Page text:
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A yearbook is an annual commemoration of the past academic year.  Typically made for students, yearbooks are commonly organized by a student committee with some, or little, faculty oversight.  Members of the student committee assemble all the information.  Editors are in charge of collecting any articles and photographs.  Most yearbooks include student, faculty, and staff portraits.  Senior student portraits usually get special treatment; they are larger in size and/or printed in color.  Yearbook segments also include student life, academic activities, student clubs and organizations, sports, memorial, advertising, index, dedication, and autograph pages.  Most yearbook segments include articles and candid photographs, excluding team and club photos which are usually group portraits.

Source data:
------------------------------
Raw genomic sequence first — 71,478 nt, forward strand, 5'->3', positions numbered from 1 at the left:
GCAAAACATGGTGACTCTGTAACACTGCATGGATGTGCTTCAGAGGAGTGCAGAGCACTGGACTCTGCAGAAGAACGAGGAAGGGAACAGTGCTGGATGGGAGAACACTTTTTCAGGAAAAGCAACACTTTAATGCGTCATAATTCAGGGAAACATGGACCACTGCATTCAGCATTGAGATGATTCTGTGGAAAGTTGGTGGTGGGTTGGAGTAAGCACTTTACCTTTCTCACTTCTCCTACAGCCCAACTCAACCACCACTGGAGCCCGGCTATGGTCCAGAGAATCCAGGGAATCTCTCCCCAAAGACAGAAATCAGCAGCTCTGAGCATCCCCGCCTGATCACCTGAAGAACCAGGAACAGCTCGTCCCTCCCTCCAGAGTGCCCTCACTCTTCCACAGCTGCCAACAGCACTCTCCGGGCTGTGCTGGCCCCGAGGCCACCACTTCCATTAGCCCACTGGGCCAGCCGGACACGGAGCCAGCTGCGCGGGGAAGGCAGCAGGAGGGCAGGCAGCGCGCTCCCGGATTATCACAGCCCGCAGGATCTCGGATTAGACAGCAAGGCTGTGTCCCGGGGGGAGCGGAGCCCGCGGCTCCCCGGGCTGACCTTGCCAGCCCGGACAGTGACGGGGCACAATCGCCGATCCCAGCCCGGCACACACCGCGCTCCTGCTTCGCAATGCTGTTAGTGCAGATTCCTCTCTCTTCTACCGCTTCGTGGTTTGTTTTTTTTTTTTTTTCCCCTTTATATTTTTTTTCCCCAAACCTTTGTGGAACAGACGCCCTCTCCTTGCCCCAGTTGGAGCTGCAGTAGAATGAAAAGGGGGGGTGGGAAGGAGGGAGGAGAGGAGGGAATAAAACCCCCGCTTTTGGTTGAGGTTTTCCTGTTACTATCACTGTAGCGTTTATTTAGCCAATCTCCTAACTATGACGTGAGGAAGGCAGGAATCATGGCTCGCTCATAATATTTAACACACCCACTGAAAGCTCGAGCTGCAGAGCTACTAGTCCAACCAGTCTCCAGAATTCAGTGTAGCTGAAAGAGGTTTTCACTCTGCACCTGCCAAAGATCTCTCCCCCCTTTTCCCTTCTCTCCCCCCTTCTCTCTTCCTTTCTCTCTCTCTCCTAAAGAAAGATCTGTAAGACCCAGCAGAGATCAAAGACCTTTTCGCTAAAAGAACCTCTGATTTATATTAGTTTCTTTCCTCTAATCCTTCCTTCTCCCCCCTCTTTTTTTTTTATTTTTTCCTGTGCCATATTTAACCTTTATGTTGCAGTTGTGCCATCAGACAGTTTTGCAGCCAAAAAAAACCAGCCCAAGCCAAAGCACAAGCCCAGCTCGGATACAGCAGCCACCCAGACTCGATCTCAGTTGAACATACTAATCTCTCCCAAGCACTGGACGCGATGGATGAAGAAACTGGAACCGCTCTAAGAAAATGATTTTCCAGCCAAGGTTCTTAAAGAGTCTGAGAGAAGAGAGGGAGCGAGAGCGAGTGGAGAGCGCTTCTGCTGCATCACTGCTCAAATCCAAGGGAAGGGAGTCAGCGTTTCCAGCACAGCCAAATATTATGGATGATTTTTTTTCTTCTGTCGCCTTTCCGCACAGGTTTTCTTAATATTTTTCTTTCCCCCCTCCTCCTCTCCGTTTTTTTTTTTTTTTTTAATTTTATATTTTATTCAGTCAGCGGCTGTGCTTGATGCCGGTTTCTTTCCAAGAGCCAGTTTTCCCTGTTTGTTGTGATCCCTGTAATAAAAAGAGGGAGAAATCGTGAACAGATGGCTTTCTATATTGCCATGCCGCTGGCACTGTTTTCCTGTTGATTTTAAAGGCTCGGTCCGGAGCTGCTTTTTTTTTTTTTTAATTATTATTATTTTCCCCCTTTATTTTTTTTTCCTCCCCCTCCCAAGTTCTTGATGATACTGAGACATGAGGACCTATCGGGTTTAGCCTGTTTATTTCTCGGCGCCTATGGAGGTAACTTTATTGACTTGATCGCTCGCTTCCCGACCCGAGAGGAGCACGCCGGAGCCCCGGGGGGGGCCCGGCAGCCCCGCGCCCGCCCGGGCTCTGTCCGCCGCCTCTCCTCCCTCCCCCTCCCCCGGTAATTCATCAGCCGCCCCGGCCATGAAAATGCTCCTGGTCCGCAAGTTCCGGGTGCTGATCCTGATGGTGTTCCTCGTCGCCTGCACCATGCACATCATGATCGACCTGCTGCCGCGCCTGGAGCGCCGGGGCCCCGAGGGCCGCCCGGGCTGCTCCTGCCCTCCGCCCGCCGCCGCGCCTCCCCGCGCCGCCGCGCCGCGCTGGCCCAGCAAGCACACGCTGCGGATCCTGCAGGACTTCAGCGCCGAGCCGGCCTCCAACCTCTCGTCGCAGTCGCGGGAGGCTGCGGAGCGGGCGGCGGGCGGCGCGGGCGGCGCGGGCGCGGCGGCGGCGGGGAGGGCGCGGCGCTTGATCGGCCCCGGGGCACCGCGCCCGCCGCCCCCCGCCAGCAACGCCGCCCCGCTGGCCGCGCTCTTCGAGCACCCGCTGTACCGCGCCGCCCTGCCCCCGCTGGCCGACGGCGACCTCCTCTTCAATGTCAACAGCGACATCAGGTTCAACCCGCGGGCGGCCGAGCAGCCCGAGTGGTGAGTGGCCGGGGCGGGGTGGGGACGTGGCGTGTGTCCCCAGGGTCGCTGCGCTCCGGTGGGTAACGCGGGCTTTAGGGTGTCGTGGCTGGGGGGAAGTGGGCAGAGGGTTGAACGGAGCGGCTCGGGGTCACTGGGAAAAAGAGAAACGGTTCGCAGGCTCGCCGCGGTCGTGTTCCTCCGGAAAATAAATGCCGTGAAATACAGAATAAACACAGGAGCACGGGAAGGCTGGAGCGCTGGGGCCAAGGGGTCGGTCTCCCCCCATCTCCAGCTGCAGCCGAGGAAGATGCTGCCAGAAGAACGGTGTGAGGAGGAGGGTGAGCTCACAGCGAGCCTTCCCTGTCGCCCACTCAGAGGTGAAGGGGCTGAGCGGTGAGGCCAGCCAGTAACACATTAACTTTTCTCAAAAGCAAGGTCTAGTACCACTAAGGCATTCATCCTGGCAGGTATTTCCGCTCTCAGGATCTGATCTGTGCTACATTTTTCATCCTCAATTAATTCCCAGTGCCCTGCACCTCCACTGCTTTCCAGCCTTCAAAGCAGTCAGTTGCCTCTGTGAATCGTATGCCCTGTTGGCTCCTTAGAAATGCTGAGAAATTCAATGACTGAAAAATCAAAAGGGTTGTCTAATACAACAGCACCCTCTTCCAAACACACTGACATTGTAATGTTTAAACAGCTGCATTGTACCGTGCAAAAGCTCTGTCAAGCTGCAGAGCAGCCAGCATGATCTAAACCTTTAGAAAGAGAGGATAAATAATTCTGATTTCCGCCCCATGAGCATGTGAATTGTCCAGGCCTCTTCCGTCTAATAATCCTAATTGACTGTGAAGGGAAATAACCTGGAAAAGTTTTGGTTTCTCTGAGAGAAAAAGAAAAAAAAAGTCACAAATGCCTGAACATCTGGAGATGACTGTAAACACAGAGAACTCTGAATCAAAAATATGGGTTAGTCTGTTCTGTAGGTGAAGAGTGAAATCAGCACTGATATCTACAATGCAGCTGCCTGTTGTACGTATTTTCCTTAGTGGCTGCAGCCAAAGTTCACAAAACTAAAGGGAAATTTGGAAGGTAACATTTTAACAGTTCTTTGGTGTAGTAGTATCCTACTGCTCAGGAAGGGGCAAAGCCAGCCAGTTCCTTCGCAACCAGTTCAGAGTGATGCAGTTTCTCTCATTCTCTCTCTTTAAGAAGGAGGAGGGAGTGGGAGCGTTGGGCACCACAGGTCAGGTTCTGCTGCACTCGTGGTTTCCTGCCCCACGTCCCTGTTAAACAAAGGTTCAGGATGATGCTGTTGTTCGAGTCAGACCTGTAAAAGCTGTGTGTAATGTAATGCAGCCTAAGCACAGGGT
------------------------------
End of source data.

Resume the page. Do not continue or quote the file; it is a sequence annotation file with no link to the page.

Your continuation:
Technology has made creating and assembling yearbooks easier and more efficient than ever.  In the past, committees had to piece together layouts by hand, which was a grueling and tedious process.  Today, many yearbook publishers have layout software and programs that allow committees to assemble everything on the computer.  Not only is it easier for the committee to edit, it also makes it easier to communicate with the publisher.  Instead of sending original articles and photographs, committees can just email the layout with digital copy and images to the publisher. 

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